Pluralism Index 2023: Israelis Want a Democratic and Jewish State

Findings from a comprehensive survey on pluralism in Israeli society.

By: Shmuel Rosner, Professor Camil Fuchs, Noah Slepkov.

Pluralism Index 2023: Israelis Want a Democratic and Jewish State

This is the ninth year the Jewish People Policy Institute has published its annual Pluralism Index, and the eighth year that the Index is based, among other things, on a comprehensive survey of attitudes. As in past years, the survey included Jewish and non-Jewish respondents.

In the Jewish sector the survey was conducted by and included a relatively large number of respondents (1700). Of these, nearly 600 completed both last year’s questionnaire and this year’s questionnaire, enabling accurate and individualized comparison of changes in opinion among the same respondents from different groups.

The Index has an established list of topics that recur periodically so that their development can be monitored; some of the trends identified with regard to these topics are discussed below. This year (as in previous years) the survey was supervised by Prof. Camil Fuchs of Tel Aviv University. Analysis was provided jointly by Prof. Fuchs and JPPI fellows Noah Slepkov and Shmuel Rosner.

Background conditions for the Index

The survey underlying the Pluralism Index is conducted under prevailing political and social conditions, and against the background of new developments that must be factored into the analysis. In recent months the main development impacting the data has been a roiling confrontation over the government’s desire to institute a comprehensive reform of the system of checks and balances regulating relations between Israel’s legislative and judicial branches of government. This confrontation emerged in the wake of Israel’s fifth round of elections in four years, with the most recent elections (November 2022) achieving, for the first time in this period, a clear majority for one of the blocs – a bloc consisting of the Likud, the Religious Zionism Party, and the two Haredi parties, Shas and United Torah Judaism. Those opposed to the new government were deeply distressed by this election victory.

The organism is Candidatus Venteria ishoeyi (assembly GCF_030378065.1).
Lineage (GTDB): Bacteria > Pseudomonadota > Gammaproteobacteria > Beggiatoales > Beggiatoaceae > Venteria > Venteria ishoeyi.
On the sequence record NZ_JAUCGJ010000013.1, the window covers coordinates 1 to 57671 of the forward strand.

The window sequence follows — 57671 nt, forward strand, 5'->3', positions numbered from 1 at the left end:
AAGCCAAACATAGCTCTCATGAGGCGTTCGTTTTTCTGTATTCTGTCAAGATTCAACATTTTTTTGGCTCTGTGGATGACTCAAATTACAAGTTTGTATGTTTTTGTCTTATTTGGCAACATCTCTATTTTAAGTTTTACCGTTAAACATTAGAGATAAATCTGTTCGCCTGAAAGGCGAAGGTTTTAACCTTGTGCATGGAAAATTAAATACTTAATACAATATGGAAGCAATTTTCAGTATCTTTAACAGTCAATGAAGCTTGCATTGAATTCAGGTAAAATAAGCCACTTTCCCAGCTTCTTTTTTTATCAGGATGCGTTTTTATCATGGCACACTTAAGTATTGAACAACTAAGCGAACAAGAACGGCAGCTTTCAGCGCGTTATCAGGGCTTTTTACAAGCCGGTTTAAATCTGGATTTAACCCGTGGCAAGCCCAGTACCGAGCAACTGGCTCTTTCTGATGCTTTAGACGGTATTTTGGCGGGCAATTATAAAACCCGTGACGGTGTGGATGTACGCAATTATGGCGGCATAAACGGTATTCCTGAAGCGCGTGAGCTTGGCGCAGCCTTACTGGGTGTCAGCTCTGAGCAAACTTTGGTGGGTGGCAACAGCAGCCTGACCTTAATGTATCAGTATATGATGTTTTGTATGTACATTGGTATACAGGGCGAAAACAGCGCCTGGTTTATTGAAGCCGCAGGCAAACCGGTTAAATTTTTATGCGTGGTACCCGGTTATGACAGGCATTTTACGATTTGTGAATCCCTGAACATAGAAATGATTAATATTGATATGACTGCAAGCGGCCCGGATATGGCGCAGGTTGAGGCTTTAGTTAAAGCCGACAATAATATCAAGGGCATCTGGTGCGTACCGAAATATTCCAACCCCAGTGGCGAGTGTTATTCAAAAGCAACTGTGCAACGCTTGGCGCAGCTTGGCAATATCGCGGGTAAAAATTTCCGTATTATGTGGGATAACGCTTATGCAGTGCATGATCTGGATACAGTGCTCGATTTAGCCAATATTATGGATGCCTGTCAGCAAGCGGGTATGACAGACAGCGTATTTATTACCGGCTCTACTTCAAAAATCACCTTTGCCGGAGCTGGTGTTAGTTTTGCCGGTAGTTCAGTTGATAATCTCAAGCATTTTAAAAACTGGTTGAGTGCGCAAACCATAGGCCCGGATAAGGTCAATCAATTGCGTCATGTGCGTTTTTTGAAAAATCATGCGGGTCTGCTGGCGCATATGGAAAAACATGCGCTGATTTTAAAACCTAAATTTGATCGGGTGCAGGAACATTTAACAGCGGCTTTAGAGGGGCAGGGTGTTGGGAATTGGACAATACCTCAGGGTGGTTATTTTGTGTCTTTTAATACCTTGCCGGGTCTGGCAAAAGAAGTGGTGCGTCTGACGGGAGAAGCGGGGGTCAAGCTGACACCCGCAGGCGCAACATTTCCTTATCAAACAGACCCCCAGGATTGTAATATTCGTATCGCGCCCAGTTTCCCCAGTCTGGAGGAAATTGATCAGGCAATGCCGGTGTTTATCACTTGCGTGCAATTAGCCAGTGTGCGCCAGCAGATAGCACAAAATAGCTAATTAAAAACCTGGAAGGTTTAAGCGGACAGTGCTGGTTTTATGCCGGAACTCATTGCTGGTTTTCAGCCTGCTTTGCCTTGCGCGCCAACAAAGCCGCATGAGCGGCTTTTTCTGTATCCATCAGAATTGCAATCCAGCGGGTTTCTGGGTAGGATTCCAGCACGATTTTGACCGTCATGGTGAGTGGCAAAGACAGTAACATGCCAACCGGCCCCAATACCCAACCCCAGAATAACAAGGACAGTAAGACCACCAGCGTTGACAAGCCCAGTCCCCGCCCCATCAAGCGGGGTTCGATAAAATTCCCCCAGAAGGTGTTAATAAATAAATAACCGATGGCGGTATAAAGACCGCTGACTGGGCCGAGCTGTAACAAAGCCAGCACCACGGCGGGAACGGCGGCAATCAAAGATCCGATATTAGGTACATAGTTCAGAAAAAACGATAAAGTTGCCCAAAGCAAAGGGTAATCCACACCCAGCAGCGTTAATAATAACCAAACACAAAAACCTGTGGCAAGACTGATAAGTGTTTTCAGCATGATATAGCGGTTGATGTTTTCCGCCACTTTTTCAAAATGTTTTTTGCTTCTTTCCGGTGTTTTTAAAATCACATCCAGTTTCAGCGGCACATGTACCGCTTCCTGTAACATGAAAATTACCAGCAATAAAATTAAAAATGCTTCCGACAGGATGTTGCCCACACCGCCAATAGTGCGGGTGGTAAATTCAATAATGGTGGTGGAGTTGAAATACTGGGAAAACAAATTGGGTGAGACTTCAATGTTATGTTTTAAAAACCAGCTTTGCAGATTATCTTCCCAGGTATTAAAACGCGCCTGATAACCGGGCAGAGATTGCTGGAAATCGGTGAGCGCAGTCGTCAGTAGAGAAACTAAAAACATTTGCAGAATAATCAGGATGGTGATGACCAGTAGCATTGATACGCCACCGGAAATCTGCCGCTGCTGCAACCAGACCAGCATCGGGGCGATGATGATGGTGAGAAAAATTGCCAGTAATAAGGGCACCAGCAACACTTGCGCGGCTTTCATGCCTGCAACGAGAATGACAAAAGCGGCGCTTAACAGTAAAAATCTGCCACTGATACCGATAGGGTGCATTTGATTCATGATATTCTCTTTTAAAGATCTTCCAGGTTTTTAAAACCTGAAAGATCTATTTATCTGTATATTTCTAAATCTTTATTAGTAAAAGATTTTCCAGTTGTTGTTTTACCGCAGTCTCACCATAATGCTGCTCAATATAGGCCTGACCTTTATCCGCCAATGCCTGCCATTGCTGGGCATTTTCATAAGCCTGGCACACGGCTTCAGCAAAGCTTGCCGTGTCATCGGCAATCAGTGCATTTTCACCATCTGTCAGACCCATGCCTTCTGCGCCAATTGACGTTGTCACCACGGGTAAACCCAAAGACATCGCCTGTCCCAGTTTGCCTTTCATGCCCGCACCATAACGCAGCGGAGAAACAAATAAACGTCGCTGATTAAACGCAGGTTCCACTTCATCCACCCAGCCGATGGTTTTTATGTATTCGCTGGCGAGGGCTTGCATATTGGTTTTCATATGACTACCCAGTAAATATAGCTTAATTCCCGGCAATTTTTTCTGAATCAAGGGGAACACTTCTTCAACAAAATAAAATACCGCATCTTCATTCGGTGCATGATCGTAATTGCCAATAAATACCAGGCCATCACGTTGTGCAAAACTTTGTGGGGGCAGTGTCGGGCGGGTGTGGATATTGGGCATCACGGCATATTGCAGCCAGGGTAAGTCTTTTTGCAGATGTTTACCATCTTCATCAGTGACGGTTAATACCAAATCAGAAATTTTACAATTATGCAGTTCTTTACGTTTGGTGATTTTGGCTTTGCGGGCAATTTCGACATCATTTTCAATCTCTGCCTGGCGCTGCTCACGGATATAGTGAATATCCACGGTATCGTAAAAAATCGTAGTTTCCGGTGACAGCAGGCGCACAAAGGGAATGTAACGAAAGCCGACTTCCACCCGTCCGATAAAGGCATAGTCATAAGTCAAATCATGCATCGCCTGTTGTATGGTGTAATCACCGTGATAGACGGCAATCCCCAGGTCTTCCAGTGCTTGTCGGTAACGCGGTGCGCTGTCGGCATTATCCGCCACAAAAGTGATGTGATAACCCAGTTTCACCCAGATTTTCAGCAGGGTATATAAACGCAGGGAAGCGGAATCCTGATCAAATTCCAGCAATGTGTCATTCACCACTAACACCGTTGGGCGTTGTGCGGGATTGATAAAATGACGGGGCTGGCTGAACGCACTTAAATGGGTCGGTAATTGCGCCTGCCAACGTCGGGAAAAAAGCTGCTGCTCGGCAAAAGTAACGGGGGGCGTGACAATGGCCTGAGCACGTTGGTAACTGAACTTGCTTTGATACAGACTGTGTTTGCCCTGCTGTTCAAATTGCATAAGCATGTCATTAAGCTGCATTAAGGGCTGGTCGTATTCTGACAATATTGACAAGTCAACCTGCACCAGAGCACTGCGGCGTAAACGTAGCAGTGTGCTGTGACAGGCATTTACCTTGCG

Moreover, the rapidity with which the coalition moved to implement reforms, some of which are far-reaching in scope and relate to the character of Israel’s political system, led to a major crisis, described in mid-February by the President of Israel as “the brink of constitutional and social collapse” and as the moment before an “explosion.”

The Pluralism Index questionnaire has several components that cannot be addressed without attention to the developments noted here. This is true of the questions regarding the strength or weakness of institutions such as the Supreme Court and official positions such as the Attorney General, it is true of questions pertaining to levels of agreement with clauses in Israel’s Declaration of Independence, and it is true of questions about opposition and coalition voters’ attitudes toward each other. It should be added that the judicial reform controversy’s clear dominance of the public discourse need not obscure other ways in which current developments affected respondents’ answers this year.

We have mentioned the recent election cycle in which the right-wing bloc won a majority, the left-wing bloc shrank considerably as a veteran member of that bloc (the Meretz Party) dropped below the electoral threshold, and the Arab parties returned to their all-but-permanent place in the opposition (after Ra’am’s short tenure in the previous coalition). The beginning of the rightist-Haredi government’s tenure was marked by tension on several issues pertaining to religion-state relations (a proposed law prohibiting the entry of chametz into hospitals during Passover), Israel-Diaspora relations (a demand to change the Law of Return), and more.